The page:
Review of The Original Jesus by Daniel Darling

(Full disclosure: I received a free copy of the book from Baker Books for review purposes without obligation to give a positive review.)

Theme and Summary

The subtitle describes the theme of the book: Trading the Myths We Create for the Savior Who Is. To do so, Daniel Darling examines 10 “myths” or false images of Christ that are common. The complete list is as follows:

  • Guru Jesus
  • Red-Letter Jesus
  • Braveheart Jesus
  • American Jesus
  • Left-Wing Jesus
  • Dr. Phil Jesus
  • Prosperity Jesus
  • Post-Church Jesus
  • BFF Jesus
  • Legalist Jesus

Strengths of the Book

The book is balanced. Darling spares no one’s toes from a hard stomping. Political conservatives and liberals will be equally challenged or offended by Darling’s words. His call to a biblical view of Jesus challenges us to lay aside our agendas to accept for Him who He is. In accepting Him for Who He is, we will also be about His mission and agenda, what Darling refers to in the final chapter as a “Gospel-centered life”.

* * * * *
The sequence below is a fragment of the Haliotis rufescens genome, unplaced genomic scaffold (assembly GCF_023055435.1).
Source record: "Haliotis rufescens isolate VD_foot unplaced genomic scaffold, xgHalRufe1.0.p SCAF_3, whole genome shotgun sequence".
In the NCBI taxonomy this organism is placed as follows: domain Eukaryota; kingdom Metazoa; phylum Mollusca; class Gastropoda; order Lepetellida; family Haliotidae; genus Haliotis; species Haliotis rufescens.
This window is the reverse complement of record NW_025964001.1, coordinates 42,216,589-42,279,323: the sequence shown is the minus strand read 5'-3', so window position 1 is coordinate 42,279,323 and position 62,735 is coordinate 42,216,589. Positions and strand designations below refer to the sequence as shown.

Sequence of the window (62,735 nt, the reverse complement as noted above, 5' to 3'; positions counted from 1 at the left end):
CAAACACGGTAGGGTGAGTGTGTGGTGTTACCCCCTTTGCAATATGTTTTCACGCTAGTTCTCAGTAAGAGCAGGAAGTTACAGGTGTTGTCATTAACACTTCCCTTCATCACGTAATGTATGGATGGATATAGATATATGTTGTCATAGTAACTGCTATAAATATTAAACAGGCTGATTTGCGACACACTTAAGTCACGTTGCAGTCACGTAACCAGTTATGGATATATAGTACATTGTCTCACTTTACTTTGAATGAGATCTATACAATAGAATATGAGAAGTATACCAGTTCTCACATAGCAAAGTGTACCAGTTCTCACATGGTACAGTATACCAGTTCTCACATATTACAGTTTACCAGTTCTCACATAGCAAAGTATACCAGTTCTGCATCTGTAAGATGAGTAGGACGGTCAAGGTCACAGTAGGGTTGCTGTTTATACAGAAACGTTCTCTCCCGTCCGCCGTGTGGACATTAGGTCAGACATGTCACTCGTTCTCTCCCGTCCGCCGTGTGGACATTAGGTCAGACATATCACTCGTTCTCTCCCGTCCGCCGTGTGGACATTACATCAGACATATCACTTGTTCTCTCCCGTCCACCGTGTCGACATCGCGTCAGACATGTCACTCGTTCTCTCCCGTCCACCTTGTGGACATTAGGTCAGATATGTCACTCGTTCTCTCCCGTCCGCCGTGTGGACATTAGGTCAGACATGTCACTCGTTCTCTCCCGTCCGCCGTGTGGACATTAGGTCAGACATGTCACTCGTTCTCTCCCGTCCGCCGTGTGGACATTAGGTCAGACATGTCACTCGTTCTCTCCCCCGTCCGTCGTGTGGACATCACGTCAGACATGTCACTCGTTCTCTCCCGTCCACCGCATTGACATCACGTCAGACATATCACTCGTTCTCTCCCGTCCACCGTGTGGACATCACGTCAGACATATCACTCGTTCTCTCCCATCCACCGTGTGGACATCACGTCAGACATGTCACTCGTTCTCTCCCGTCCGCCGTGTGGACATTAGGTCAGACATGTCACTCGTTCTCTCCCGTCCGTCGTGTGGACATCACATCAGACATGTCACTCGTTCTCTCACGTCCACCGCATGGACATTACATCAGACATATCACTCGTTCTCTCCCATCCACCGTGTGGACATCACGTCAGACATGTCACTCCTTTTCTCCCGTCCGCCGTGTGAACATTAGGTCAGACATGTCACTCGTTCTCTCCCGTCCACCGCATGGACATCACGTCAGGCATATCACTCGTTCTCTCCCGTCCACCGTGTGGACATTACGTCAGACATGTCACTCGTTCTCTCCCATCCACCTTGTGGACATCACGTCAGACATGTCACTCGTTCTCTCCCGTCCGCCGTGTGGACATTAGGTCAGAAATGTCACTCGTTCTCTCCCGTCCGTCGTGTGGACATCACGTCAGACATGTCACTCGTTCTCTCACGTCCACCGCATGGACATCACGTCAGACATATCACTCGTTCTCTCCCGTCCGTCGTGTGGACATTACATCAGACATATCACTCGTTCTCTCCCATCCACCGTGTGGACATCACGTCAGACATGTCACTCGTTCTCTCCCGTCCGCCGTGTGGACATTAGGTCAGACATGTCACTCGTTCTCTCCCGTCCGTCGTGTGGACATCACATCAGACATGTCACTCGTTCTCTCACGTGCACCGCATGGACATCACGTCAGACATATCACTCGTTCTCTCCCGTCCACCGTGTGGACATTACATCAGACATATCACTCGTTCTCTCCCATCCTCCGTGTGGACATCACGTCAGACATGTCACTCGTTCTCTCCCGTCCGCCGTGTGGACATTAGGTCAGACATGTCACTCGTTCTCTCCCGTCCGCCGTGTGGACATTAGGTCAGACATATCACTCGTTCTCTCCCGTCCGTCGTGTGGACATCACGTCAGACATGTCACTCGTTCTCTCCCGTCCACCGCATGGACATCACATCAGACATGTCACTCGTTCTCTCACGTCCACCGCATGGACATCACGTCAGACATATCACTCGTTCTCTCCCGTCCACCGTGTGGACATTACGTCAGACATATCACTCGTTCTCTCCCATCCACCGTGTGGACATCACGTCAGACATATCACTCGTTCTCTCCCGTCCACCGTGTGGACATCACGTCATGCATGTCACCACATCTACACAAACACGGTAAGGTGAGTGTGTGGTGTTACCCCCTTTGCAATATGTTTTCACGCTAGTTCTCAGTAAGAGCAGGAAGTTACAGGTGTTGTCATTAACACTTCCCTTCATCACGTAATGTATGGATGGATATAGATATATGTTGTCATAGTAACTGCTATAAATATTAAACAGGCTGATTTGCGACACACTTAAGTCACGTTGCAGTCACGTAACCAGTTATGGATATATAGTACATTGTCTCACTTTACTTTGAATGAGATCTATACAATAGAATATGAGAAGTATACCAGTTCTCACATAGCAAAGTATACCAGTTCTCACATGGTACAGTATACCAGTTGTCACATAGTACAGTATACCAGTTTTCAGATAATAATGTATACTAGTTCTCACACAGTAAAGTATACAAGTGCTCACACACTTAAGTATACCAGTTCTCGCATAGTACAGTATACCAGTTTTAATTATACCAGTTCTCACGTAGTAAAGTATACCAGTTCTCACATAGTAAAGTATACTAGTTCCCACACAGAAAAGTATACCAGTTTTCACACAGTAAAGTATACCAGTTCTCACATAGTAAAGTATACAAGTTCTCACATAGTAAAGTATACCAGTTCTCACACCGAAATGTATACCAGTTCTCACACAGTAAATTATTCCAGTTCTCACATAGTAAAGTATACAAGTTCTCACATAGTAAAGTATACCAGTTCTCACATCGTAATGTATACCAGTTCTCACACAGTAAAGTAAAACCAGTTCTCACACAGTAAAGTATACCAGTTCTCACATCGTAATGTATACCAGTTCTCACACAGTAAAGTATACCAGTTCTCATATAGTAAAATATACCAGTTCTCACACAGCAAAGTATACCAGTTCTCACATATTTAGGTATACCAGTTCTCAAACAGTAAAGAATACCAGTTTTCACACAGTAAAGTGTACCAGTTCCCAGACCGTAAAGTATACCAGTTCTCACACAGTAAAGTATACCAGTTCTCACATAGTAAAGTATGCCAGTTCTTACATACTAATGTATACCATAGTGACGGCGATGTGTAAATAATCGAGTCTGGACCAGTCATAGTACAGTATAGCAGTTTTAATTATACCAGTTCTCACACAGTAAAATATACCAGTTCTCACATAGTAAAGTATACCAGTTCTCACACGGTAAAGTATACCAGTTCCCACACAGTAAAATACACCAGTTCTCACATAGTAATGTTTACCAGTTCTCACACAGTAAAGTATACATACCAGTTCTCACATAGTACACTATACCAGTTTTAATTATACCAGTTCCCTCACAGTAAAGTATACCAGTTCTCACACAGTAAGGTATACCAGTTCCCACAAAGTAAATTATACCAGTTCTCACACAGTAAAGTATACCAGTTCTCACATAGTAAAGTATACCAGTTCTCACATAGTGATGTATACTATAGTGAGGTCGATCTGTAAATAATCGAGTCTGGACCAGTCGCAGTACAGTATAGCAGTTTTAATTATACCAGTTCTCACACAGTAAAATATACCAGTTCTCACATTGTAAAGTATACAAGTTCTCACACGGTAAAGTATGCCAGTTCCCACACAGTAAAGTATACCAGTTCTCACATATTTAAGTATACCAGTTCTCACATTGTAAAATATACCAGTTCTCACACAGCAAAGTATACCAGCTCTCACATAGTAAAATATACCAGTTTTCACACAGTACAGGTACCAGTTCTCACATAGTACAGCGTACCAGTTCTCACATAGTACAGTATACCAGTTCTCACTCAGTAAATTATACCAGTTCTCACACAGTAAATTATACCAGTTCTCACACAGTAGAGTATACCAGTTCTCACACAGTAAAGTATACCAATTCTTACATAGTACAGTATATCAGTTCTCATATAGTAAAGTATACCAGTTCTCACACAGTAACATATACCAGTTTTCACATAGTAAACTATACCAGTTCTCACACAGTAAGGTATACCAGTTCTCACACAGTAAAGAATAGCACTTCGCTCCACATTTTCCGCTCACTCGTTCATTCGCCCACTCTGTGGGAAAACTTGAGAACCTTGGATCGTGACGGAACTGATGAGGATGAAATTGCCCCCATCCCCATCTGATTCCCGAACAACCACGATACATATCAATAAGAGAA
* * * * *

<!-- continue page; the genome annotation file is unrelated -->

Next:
Another strength is the writing style. Darling’s writing is like an engaging conversation. Darling manages to deal with serious issues in a whimsical and appealing manner.

Also, the book is useful to Americans seeking to work cross-culturally. Having lived and worked in cross-cultural settings, I am sensitive to the fact that the themes of Darling’s book are specific to the U.S. context. It would not appeal to a Christian from another culture. However, it would be useful to people going overseas for either short-term or long-term missions. One of the challenges in cross-cultural work is separating cultural baggage from the gospel message. Darling’s chapter titles reveal much of the cultural baggage we carry with us into cross-cultural settings.

Weaknesses of the Book

I never thought I would say this about anyone’s writing (even my own), but Darling’s book is too short. I would have liked for Darling to exegete the cultural issues underlying the myths that are attached to Jesus. Often, these myths represent an attempt to address certain fears or concerns. While Darling does so to some extent, I would love more explanation of how the true, original Jesus meets those needs more than the mythical Jesus that we create.


The weakness is a minor one flowing more from my preference than from any fault with the book or the author. I recommend this book to anyone interested in proclaiming Jesus in our present day culture. The corrections and warnings of the book are important ones to hear.